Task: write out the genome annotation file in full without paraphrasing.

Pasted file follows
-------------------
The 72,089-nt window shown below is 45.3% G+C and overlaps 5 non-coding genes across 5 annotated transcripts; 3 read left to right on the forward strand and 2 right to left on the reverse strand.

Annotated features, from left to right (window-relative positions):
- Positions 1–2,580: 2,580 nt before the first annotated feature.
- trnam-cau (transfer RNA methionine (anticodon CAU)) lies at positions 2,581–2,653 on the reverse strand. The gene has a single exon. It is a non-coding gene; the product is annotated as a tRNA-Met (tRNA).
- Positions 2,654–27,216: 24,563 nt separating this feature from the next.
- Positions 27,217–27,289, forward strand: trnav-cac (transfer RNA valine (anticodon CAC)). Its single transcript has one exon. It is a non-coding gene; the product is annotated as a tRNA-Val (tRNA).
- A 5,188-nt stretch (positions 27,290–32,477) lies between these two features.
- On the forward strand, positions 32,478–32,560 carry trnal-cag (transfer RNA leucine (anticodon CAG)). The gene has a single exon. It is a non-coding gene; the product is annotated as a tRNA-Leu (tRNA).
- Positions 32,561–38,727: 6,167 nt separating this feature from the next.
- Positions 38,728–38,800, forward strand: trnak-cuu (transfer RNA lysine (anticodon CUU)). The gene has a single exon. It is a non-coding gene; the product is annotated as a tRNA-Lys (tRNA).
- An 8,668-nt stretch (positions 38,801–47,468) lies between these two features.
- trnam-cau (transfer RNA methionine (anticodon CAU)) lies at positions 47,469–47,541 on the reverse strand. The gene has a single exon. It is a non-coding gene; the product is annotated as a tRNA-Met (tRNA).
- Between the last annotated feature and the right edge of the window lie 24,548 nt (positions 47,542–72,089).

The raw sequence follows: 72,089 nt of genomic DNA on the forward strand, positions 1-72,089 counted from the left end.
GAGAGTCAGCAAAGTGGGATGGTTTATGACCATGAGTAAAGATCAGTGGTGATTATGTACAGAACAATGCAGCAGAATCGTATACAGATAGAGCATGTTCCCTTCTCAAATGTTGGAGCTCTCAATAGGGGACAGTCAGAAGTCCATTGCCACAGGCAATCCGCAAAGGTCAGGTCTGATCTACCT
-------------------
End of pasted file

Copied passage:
The 72,089-nt window shown below is 45.3% G+C and overlaps 5 non-coding genes across 5 annotated transcripts; 3 read left to right on the forward strand and 2 right to left on the reverse strand.

Annotated features, from left to right (window-relative positions):
- Positions 1–2,580: 2,580 nt before the first annotated feature.
- trnam-cau (transfer RNA methionine (anticodon CAU)) lies at positions 2,581–2,653 on the reverse strand. The gene has a single exon. It is a non-coding gene; the product is annotated as a tRNA-Met (tRNA).
- Positions 2,654–27,216: 24,563 nt separating this feature from the next.
- Positions 27,217–27,289, forward strand: trnav-cac (transfer RNA valine (anticodon CAC)). Its single transcript has one exon. It is a non-coding gene; the product is annotated as a tRNA-Val (tRNA).
- A 5,188-nt stretch (positions 27,290–32,477) lies between these two features.
- On the forward strand, positions 32,478–32,560 carry trnal-cag (transfer RNA leucine (anticodon CAG)). The gene has a single exon. It is a non-coding gene; the product is annotated as a tRNA-Leu (tRNA).
- Positions 32,561–38,727: 6,167 nt separating this feature from the next.
- Positions 38,728–38,800, forward strand: trnak-cuu (transfer RNA lysine (anticodon CUU)). The gene has a single exon. It is a non-coding gene; the product is annotated as a tRNA-Lys (tRNA).
- An 8,668-nt stretch (positions 38,801–47,468) lies between these two features.
- trnam-cau (transfer RNA methionine (anticodon CAU)) lies at positions 47,469–47,541 on the reverse strand. The gene has a single exon. It is a non-coding gene; the product is annotated as a tRNA-Met (tRNA).
- Between the last annotated feature and the right edge of the window lie 24,548 nt (positions 47,542–72,089).

The raw sequence follows: 72,089 nt of genomic DNA on the forward strand, positions 1-72,089 counted from the left end.
GAGAGTCAGCAAAGTGGGATGGTTTATGACCATGAGTAAAGATCAGTGGTGATTATGTACAGAACAATGCAGCAGAATCGTATACAGATAGAGCATGTTCCCTTCTCAAATGTTGGAGCTCTCAATAGGGGACAGTCAGAAGTCCATTGCCACAGGCAATCCGCAAAGGTCAGGTCTGATCTACCT